3 Questions to Ask Yourself When Writing a Memoir
Writer’s Digest, October 24, 2018
When I wrote An Outlaw Makes it Home, I had written several other books but nothing this personal. Since I have never read any advice on writing a memoir, these tips are only from my own direct experience.
In my 20s, after an amazing set of adventures in the 1960s, I orally told my stories as a way of seduction. I was a good story teller and became better after we smoked a joint together. But those stories were casual, episodic moments without a coherent core.
When I was 60 and facing death from an incurable blood and bone cancer, I reflected on what I would like to leave behind after I died. While undergoing chemotherapy and stem cell transplants, and confined to my bed, I wrote Songs of Freedom, a poem that encapsulates everything I had realized and wanted to pass on.
A few years later and back on my feet, I was leading a silent retreat in Amsterdam when my memoir An Outlaw Makes it Home poured out of me. Between meetings, into the night and early morning the stories flooded on to the page. But now they were framed in a different light. They were no longer personal tales while at the same time I was being much more personally exposed, with deeper insight into my character and flaws.
After years of editing and cutting and editing and cutting even more it was done. I took a chance and sent it to Peter Coyote, the voice of Ken Burns’ documentaries and an Emmy award-winning actor. He wrote, “Jaxon-Bear does not spare himself or try to polish his flaws and mistakes: in that regard, he is a warrior. I consumed this book in huge gulps and would do it again. I urge others to read it.”
This is what I have learned:
What’s the point?
Every memoir is a story and each one of us has our unique story that we tell ourselves and call, “my life.” Since we each already have a story with ourselves as the star, why would we want to read someone else’s? The first essential question that has to be answered is why you are writing a memoir in the first place. If it is to tell your version of your life and those you’ve met, why would it be compelling? What is the larger context that your personal story points to? What is the larger view of self and life that would be revealed as you reveal yourself to the world? If your story is held as a teaching story, what is the lesson we will learn without ever having that lesson mentioned explicitly? Once you have the frame the story will flow to meet it’s contours or perhaps overflow itself.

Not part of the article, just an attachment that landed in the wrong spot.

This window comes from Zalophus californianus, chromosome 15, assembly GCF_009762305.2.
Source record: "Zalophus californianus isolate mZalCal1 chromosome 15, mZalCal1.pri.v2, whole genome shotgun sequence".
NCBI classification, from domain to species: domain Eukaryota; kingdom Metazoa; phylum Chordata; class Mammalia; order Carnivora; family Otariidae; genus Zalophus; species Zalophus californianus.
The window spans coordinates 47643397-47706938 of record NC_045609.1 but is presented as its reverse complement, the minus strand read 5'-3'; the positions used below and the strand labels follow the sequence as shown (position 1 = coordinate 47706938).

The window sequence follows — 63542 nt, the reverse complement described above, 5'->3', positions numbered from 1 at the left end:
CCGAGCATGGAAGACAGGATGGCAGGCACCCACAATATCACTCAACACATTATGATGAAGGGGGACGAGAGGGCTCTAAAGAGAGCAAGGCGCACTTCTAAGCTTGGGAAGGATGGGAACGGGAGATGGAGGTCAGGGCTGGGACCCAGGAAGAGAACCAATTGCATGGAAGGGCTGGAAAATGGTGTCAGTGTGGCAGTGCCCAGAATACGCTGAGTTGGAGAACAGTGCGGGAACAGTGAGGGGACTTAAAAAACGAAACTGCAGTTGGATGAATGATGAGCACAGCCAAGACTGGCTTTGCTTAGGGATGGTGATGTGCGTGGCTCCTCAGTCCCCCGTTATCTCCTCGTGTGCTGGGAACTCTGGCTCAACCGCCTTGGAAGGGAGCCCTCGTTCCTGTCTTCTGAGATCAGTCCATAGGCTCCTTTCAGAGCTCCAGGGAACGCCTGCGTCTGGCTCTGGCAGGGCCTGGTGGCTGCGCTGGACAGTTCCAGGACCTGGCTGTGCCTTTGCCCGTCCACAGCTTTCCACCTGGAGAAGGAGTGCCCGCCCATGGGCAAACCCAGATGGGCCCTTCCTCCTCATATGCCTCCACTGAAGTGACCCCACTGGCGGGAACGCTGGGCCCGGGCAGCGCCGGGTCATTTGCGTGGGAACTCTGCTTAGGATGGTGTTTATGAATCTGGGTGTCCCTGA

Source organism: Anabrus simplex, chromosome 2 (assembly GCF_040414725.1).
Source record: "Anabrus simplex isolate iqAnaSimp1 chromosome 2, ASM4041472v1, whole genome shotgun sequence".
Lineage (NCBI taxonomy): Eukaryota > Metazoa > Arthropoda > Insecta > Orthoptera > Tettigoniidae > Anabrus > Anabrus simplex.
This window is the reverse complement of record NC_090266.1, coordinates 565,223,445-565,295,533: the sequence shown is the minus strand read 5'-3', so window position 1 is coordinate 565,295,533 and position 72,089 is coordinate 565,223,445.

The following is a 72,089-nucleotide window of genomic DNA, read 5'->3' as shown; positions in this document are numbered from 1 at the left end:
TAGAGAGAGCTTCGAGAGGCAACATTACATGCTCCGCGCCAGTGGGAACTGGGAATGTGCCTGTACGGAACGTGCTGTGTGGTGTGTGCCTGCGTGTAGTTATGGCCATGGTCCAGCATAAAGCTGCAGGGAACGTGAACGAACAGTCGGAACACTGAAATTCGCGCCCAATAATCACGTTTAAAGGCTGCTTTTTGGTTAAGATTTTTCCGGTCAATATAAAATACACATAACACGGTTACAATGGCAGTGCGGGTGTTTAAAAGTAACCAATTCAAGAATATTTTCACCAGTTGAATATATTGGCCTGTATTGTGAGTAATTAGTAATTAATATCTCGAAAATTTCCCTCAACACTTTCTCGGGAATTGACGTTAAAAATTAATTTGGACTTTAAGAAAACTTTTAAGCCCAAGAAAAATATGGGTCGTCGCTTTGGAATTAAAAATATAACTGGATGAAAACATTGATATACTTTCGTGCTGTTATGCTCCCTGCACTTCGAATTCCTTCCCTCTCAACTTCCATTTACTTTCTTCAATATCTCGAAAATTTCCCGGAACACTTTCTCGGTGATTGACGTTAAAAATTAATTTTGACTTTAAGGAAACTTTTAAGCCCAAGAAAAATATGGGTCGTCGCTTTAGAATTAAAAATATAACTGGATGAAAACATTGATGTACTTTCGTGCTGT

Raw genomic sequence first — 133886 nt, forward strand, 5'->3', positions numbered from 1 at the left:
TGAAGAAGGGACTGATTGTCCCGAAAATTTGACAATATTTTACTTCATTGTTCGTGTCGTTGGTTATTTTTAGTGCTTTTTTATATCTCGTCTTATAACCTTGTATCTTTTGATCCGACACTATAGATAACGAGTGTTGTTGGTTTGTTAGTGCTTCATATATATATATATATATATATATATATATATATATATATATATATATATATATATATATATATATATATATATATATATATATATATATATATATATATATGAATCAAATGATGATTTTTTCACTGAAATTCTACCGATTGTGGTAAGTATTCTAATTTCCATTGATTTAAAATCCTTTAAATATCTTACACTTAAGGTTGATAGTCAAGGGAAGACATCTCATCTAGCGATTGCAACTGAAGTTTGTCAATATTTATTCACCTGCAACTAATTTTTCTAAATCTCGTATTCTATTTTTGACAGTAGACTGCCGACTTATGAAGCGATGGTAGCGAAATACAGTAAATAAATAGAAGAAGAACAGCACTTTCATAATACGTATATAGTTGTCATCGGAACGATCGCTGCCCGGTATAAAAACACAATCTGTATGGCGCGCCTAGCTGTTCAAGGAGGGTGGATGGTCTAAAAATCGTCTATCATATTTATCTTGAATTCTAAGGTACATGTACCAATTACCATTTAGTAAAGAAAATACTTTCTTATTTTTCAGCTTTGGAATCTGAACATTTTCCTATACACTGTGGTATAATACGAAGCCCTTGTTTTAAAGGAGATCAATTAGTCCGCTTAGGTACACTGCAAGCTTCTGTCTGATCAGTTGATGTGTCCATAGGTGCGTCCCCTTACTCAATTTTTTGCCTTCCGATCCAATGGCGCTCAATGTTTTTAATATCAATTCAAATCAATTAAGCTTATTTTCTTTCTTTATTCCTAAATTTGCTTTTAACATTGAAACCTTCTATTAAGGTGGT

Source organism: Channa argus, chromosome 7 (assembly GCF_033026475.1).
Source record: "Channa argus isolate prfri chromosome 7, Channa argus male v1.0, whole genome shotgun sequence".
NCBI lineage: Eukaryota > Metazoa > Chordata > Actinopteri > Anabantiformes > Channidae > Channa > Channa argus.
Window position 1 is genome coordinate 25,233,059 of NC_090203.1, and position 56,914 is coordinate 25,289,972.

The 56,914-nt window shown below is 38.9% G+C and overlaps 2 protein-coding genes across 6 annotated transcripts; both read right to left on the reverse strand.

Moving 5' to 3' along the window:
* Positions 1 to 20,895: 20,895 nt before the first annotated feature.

Who is to blame?
Since a memoir is our subjective version of reality, and we are the stars, the tendency is to propagandize ourselves and blame our upbringing or outside forces for our shortcomings. The real challenge is to reveal the depth of oneself from the surface all the way in.
In my memoir I open with a crucial moment in my childhood. Many facets of myself crystallized in that moment, one of which was that I realized I was a coward. This revelation carries the under-beat of the story as I am confronted with dangerous, life-changing, circumstances. I have been surprised at the positive feedback I have received for my honesty. I could see no other way to tell the story. However, it took me many years of reflection until I saw this cowardice in myself. I had tried to write my story several times in the past but I was not ripe enough or mature enough to explore my own deficiencies and how they defined me and tested me.
What will the reader take with them from reading your memoir?
A good, compelling story, very well written, of course is a must. But what will they be left with? How many books have we all read, enjoyed and never considered again? How to engage the reader in a way that she or he is inspired in some way? I mentioned using your life as a teaching story in the first point, but what does that really mean? No one else will ever have another’s experience – in this we are completely subjective – yet there is something universal in our experience that we share with each other and that inspires us in others. Be that inspiration and your story will live on in hearts long after the last page is turned.
Eli Jaxon-Bear is the author of An Outlaw Makes It Home, Wake Up and Roar, Sudden Awakening, and Fixation to Freedom. He has worked as a mailboy, dishwasher, steel-worker, teacher and organic farmer. He was a community organizer with VISTA in Chicago and Detroit before entering a doctoral program at the Graduate School of International Studies in Denver, Colorado. He has been living with his partner and wife, Gangaji, since 1976. They currently reside in Ashland, Oregon. Eli meets people and teaches through the Leela Foundation. For more information, please visit https://leela.org and follow the author on Facebook and Twitter.